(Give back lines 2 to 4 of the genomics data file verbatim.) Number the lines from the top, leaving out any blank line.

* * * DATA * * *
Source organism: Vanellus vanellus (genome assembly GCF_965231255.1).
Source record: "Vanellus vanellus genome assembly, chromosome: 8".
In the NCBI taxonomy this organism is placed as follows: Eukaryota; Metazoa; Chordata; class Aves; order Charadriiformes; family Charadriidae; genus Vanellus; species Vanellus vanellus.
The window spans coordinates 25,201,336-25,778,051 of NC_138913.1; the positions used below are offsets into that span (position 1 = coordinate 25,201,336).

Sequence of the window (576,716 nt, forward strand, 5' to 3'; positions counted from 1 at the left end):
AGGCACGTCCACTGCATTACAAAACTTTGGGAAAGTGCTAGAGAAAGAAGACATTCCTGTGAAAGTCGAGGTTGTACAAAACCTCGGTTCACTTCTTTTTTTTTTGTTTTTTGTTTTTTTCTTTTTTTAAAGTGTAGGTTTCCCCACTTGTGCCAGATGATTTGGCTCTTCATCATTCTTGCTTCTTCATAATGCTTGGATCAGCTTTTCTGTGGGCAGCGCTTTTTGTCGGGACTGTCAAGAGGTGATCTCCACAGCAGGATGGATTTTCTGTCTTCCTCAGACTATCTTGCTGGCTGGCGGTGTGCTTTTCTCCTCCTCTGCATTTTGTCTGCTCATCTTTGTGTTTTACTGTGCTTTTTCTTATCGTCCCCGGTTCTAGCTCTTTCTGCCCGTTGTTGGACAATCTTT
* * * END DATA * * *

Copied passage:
Source record: "Vanellus vanellus genome assembly, chromosome: 8".
In the NCBI taxonomy this organism is placed as follows: Eukaryota; Metazoa; Chordata; class Aves; order Charadriiformes; family Charadriidae; genus Vanellus; species Vanellus vanellus.
The window spans coordinates 25,201,336-25,778,051 of NC_138913.1; the positions used below are offsets into that span (position 1 = coordinate 25,201,336).